Merhi replied: “First of all you are truly a friend. Second of all you are a super person that I know that I will have a friend for the rest of my life. It is hard to find people like you in this space. Thanks again Ralph for the trust.”

The low-grid placing doesn’t tell the whole story of Merhi’s return either, as he qualified only 1.077 seconds off pole and was faster than team-mate Olli Caldwell. During the weekend, he spoke to Formula Scout about the main challenges.

“Obviously, to get used to the car, get used to the brakes, get used to the downforce. I mean it’s so long that I don’t drive these cars and with new wheels… obviously, adapting to the situation. From free practice, after 45 minutes [going into qualifying], I was adapting and I did a decent free practice.

“Then in quali, we had only four laps in total, push laps, and then the advance of pace compared to free practice was huge and it caught me by surprise a little bit. Also physically it’s not the same. When you do a faster laptime, it gets harder physically. And to be fit on these cars, you need to be driving these cars. And especially for one lap, it’s very hard to be on the peak.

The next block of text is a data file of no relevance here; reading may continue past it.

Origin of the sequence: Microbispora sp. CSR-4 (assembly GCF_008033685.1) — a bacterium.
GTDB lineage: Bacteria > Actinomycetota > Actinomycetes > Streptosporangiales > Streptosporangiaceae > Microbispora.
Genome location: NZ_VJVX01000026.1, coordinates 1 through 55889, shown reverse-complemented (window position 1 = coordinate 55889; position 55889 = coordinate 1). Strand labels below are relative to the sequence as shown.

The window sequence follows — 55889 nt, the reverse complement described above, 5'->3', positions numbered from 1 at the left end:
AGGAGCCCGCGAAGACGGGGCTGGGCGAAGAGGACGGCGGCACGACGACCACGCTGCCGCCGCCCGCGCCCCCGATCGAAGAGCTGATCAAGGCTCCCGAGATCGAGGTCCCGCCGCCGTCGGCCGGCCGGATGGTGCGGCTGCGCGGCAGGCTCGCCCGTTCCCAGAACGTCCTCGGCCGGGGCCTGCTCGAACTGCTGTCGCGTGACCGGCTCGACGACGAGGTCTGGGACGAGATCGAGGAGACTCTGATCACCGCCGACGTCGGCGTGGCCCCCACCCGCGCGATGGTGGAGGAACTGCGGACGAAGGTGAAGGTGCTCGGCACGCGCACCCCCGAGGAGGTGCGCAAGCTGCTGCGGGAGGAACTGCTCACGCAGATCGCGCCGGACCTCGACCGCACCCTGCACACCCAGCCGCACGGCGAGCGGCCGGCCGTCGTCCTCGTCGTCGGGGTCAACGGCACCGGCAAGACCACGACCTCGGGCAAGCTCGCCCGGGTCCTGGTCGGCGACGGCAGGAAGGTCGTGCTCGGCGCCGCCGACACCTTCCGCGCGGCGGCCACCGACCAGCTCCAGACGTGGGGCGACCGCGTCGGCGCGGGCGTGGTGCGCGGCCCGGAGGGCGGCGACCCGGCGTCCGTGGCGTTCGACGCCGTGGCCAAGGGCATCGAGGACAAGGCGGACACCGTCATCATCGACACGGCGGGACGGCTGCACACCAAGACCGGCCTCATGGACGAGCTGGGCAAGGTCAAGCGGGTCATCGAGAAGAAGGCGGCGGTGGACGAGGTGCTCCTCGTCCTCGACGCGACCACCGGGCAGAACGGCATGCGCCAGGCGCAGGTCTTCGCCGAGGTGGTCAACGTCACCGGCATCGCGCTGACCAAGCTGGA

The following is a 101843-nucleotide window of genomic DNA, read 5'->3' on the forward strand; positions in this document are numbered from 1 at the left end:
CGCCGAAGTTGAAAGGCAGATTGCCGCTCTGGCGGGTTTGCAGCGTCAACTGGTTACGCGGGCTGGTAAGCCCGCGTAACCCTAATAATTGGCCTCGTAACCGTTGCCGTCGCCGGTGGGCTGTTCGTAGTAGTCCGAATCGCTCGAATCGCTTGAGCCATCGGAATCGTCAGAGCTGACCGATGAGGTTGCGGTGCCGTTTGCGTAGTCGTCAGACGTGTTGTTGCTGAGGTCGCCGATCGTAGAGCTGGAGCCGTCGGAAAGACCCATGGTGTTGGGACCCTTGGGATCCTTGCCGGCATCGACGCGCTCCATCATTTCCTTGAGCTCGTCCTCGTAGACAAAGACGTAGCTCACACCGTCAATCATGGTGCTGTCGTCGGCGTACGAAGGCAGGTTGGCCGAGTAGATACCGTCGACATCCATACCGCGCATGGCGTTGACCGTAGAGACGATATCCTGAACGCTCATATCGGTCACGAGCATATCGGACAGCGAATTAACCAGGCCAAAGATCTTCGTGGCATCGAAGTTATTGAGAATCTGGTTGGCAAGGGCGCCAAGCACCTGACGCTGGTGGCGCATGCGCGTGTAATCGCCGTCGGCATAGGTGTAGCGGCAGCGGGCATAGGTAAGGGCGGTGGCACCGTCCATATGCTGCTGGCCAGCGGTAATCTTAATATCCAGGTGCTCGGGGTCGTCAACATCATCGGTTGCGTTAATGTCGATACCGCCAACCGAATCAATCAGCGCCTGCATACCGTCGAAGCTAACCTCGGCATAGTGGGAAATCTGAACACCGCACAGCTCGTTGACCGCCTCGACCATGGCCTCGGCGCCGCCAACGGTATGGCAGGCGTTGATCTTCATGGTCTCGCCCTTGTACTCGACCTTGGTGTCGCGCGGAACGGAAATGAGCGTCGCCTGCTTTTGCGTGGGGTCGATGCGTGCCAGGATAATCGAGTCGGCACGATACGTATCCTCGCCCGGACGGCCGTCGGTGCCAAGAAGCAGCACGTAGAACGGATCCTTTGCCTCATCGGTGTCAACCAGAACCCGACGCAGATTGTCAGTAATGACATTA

“After driving a GT [in Japan], this car is much more powerful, has much more downforce and the g-forces are much higher.

Photo: Super GT

“It’s pretty hard. Obviously, that was for me the main thing. Then I got a bit of traffic over there that compromised a little bit the result, and also this weekend has been a little bit crazy I think for everybody with the track limits. I’m not used to this car anymore and got track limits. Maybe the car is narrower than I expect, but also I think they confused [violations] from car to car because sometimes I am behind my team-mate and they gave me a track limit when it was him. There is a lot going on to be honest.”

Since Merhi’s last F2 appearance, the series has switched from 13 to 18-inch tyres, but he didn’t go in completely blind as he did a test on them at the abrasive Bahrain circuit in 2020.

“Bahrain is a very particular track and it’s hard to really know, to get knowledge, because it’s very easy to overheat the tyres. You cannot push so much, the grip is not so good as here. Here, the grip is much higher, the g-forces are higher. It’s very simple, you cannot push so hard in Bahrain, not so much grip. For me, the tyre is easier than it was used to be because you have not so much degradation, the warm-up procedure is not as strict as it used to be. Before, I think it was 90% of the result of the qualifying, but now you can do the time in both laps. Then I think it’s not harder, I think it’s easier actually for the driver. I mean you can see it on the race. We are able to manage to do the same laptime every lap.”